As I may have mentioned in passing, I have been busy recently writing books on AML for NEDs (aka the pig in shades). One of the many pleasures of this project (well, come on – you knew I was AML-batty already – why are you surprised?) is that it has forced me to go Back to Basics for all four jurisdictions (UK, Guernsey, Jersey and Isle of Man) and really close-read the legislation to make sure that I am saying exactly the right thing. This comparison has thrown up some interesting differences, which will provide fodder for blog posts to come, but one particular issue has been exercising me today – not least because someone asked me just this question last week.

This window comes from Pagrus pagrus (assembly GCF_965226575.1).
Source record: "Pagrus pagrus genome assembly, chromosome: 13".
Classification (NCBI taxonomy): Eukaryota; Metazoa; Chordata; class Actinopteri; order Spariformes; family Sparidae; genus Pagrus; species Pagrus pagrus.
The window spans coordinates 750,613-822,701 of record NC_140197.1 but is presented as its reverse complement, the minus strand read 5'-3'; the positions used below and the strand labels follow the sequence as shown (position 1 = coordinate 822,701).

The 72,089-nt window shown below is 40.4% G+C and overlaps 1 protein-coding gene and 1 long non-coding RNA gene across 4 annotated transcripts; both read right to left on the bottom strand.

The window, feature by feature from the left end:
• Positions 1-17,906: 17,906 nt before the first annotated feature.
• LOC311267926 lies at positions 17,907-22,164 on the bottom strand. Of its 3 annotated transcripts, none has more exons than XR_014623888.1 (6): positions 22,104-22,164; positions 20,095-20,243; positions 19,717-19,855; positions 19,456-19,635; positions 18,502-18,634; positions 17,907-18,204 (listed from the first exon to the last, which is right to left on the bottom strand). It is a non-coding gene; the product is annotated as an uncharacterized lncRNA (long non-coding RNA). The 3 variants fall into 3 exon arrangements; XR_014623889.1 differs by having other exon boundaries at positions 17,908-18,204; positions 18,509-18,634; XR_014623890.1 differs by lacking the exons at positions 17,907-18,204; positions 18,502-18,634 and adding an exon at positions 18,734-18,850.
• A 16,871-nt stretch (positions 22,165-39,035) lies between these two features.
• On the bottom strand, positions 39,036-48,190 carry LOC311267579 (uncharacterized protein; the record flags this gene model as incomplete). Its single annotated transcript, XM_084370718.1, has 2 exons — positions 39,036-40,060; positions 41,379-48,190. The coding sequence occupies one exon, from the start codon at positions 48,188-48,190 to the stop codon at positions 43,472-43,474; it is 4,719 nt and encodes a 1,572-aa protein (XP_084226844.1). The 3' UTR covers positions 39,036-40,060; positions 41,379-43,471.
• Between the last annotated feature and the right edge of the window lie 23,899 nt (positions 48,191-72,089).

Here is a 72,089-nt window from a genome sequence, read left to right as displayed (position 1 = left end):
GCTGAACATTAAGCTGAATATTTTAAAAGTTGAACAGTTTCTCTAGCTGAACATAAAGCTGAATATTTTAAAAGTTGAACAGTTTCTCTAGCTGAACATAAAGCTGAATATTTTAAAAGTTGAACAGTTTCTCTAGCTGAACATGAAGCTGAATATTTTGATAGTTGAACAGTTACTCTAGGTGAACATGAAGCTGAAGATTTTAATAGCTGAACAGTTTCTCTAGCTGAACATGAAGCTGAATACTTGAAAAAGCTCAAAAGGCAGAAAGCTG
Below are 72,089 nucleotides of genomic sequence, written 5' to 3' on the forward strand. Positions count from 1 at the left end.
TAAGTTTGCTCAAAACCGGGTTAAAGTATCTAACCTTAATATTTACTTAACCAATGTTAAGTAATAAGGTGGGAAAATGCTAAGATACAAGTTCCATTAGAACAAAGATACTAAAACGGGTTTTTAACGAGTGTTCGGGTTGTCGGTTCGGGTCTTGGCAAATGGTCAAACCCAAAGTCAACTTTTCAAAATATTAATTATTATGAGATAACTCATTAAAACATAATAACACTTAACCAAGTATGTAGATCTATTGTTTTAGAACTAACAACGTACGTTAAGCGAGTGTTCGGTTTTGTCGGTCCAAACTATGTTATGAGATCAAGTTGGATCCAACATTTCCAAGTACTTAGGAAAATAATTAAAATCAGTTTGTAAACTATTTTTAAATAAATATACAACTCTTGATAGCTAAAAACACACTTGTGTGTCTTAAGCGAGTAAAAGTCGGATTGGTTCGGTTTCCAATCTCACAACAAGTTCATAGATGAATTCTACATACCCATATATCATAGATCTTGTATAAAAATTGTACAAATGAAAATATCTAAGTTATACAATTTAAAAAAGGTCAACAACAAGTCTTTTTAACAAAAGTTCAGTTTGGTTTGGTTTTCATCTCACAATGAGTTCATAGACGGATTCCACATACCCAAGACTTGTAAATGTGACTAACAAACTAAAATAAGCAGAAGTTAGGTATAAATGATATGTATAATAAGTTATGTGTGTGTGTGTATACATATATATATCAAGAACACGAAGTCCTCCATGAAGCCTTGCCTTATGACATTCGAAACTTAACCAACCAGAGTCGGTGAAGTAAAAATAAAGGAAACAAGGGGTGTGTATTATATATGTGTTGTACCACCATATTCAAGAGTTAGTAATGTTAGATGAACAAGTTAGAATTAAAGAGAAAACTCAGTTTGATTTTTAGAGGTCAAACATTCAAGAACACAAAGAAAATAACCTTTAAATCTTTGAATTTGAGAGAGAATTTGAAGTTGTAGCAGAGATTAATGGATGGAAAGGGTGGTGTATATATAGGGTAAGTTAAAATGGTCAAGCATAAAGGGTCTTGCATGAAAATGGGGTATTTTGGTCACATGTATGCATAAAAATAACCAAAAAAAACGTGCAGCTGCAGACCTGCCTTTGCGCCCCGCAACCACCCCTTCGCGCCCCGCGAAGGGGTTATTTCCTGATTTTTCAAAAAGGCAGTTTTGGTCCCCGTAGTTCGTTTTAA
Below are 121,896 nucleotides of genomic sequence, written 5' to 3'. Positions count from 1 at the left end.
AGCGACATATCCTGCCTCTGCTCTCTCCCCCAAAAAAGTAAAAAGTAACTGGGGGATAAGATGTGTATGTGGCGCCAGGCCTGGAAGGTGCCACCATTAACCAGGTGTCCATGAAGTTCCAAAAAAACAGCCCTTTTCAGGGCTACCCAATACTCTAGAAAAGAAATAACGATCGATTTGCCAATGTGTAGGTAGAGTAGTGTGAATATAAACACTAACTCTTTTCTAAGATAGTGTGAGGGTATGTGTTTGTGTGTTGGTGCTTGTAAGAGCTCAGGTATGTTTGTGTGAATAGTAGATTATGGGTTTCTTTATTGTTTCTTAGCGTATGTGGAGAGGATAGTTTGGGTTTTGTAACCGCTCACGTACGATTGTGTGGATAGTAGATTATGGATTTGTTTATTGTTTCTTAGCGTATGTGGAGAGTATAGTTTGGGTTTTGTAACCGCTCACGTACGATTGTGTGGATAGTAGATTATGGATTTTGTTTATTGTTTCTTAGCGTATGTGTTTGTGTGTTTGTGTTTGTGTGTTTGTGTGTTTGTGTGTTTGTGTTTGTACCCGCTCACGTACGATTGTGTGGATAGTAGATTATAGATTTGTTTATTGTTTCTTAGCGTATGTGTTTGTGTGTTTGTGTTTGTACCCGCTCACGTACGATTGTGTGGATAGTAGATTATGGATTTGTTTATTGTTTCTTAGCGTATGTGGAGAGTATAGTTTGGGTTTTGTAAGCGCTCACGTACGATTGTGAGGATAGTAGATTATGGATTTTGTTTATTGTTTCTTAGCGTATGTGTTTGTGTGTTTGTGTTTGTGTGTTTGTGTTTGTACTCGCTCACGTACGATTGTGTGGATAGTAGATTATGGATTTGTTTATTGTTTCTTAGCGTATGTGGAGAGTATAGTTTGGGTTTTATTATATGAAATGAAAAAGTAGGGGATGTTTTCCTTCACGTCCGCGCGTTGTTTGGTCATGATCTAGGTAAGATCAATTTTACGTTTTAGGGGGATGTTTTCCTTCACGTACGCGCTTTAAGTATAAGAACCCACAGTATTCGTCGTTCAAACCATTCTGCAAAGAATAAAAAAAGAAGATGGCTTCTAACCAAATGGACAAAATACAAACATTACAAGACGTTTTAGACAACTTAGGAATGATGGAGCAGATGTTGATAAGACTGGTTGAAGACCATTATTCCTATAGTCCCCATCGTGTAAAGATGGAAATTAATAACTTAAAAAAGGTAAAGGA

It’s to do with record-keeping – stay with me, it gets better. You have to keep due diligence and other records about your clients until a certain period (generally five years) has passed “after the end of your relationship with the client”. It all sounds so neat and easy, doesn’t it? But when is the end of a relationship? Teenagers have enough trouble with this, although finding your boyfriend in a clinch with your best friend is often a good indicator. But what about the poor old MLRO? How does he know when it’s all over? Sometimes the client will kindly close their account, putting a clear full-stop to the relationship, but more commonly they just drift away. They stop calling, they never send flowers – but they never actually tell you it’s finished. So when do you start counting?